|Visual Tour of Cisco CallManager 3.2, Part 2|
|Wednesday, 05 March 2003 11:26|
IntroductionThis month we continue our visual tour of Cisco Call Manager, version 3.2. Yes, I know 3.3 is now available, but this is what was available to me when I took the screen shots. For consistency, we'll stick with Call Manager 3.2.
The previous article can be found at Visual Tour of Cisco CallManager 3.2, Part 1. I created PDF files of the full sets of screen captures that I had collected. Links to them can be found at Call Manager 3.2 Screen Captures Part 1 (2.37MB), Call Manager 3.2 Screen Captures Part 2 (1.45 MB), Call Manager 3.2 Screen Captures Part 3 (1.20 MB), and Call Manager 3.2 Screen Captures Part 4 (1.39 MB).
Remember, the overall objective here is a quick tour of Cisco Call Manager 3.2. I'll try to present clustered screen captures with enough explanation so you can sort of see how to drive Call Manager, and how it addresses things of interest. Any more complete explanations will be left for follow-on articles. This article is going to address some leftover items from the last article, and continue with showing how to adg and configure Call Manager to work with various kinds of devices.
About IP TelephonyHave you noticed all the Cisco ads on TV lately? They're trying to boost sales, of course. The message about the IP phones is cost savings. That's because there's a lot of "we're not taking on new networking projects" going on right now.
We have some consulting customers who very definitely agree that IP Telephony can reduce costs, or who like the strategic aspects, the flexibility of tying the phones into web applications. They're moving ahead with projects right now.
What are some of the other reasons sites are going to IP Telephony? For some, it's about replacement of aging PBX or getting out from under annual application licensing or support costs. For some, not having to deal with toning out voice lines for extension Moves/Adds/Changes is a big deal: reducing support costs and increasing flexibility. So is central admin of small remote sites, and not having to buy small PBX or key systems and maintain them remotely. And being able to have call agents working from home can be very attractive financially to companies. It can also tap into skilled but constrained parts of the labor pool, e.g. parents who want to be home when their children are out of school, or the disabled.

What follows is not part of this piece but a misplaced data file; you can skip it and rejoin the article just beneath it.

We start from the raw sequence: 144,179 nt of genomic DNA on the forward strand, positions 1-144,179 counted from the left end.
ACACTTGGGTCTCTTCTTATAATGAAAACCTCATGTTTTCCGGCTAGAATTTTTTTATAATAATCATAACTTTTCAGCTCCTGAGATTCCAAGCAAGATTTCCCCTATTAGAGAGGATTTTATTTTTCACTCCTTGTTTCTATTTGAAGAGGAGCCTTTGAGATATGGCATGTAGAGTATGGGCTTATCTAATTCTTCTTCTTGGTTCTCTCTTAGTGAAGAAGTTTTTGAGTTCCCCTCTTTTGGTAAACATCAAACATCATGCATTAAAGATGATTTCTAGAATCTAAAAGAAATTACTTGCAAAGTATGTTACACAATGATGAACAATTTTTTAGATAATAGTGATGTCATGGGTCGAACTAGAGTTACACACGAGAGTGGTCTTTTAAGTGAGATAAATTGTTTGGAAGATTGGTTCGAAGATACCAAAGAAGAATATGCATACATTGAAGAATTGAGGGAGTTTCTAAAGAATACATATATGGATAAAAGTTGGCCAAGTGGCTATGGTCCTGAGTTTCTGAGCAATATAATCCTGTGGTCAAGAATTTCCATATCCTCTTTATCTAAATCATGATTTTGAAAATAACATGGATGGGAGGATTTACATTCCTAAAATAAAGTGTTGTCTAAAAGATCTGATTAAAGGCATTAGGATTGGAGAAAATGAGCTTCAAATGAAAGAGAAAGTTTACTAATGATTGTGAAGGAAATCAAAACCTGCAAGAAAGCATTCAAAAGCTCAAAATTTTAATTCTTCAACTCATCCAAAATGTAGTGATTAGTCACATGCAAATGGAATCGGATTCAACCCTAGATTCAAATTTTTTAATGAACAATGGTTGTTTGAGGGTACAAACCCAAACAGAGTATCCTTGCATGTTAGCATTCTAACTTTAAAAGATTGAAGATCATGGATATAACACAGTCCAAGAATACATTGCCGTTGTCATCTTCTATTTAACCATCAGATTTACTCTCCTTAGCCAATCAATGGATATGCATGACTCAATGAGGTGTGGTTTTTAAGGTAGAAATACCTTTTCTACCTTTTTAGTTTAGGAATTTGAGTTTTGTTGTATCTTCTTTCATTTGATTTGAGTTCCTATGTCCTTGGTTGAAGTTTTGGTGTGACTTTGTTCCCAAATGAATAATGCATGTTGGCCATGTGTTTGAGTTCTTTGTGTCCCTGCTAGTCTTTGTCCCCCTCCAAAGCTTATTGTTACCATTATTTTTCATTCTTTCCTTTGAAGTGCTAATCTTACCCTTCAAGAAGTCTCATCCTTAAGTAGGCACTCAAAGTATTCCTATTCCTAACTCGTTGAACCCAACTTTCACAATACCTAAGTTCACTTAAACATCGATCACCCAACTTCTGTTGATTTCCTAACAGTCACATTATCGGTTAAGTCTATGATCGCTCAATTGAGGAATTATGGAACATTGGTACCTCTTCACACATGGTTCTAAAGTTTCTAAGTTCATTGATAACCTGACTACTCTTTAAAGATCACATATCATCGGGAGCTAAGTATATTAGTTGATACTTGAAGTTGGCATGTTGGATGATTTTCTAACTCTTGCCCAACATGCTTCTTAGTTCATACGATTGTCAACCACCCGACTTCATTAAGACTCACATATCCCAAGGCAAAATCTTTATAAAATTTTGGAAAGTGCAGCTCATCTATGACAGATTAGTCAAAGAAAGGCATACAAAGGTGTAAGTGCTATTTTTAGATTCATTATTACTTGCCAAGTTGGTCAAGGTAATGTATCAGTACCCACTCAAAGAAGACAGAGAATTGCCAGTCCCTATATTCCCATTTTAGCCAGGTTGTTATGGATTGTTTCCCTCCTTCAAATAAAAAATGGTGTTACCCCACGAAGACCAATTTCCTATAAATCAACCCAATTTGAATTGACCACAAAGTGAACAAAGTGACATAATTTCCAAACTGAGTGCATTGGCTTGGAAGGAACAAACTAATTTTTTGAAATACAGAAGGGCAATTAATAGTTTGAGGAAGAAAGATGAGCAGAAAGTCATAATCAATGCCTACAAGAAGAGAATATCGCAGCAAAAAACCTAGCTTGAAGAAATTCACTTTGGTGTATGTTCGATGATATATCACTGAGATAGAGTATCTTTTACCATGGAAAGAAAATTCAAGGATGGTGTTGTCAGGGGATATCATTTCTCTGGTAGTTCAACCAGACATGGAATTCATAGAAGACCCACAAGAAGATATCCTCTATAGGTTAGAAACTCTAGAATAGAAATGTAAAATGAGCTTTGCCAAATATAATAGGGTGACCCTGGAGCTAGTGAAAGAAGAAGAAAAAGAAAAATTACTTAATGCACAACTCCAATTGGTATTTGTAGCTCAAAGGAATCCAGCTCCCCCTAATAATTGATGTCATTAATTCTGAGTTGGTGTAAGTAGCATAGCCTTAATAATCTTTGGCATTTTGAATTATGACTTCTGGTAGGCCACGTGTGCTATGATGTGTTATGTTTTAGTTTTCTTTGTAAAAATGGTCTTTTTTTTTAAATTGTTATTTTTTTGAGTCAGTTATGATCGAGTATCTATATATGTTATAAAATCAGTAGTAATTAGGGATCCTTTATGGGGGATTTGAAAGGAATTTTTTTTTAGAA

Once we've said all that, there also seems to be some inertia to deploying IP Telephony. One form of this is that staying with Nortel (or whatever the vendor) is much more comfortable for the telephony folks. I can't totally poke holes in this: IP telephony does involve new skills, new management tools, and change. If an organization isn't ready for that, then that's a factor to be dealt with. Furthermore, if one wants to add incrementally, for example on-network inter-site trunks, then adding cards to an existing PBX may seem less risky and less work than cutting over to full IP telephony. The reverse side is something I've also seen: cost-cutting in a smaller organization means you've lost the one telephony person. Or your external contractor can only come in once every two weeks to work on extensions and phone system issues. IT applications/server folks find Call Manager a whole lot more familiar than traditional PBX interfaces. Voice is just another service from that perspective.
What's your take on this? What do you feel about IP Telephony? Where do you think it's going? My email box welcomes your opinions!
And In Our Previous EpisodeThe previous article briefly discussed the main menus in Call Manager. We then went through my version of Cisco's list of things to do when setting up a new Call Manager installation. This lead us to some of the items in the System menu, where you set up the basic configuration of the Call Manager. Our emphasis there was on the Auto-Registration feature. We also saw that we could create different Device Pools, groups of phones with shared behaviors. We briefly looked at Device Defaults.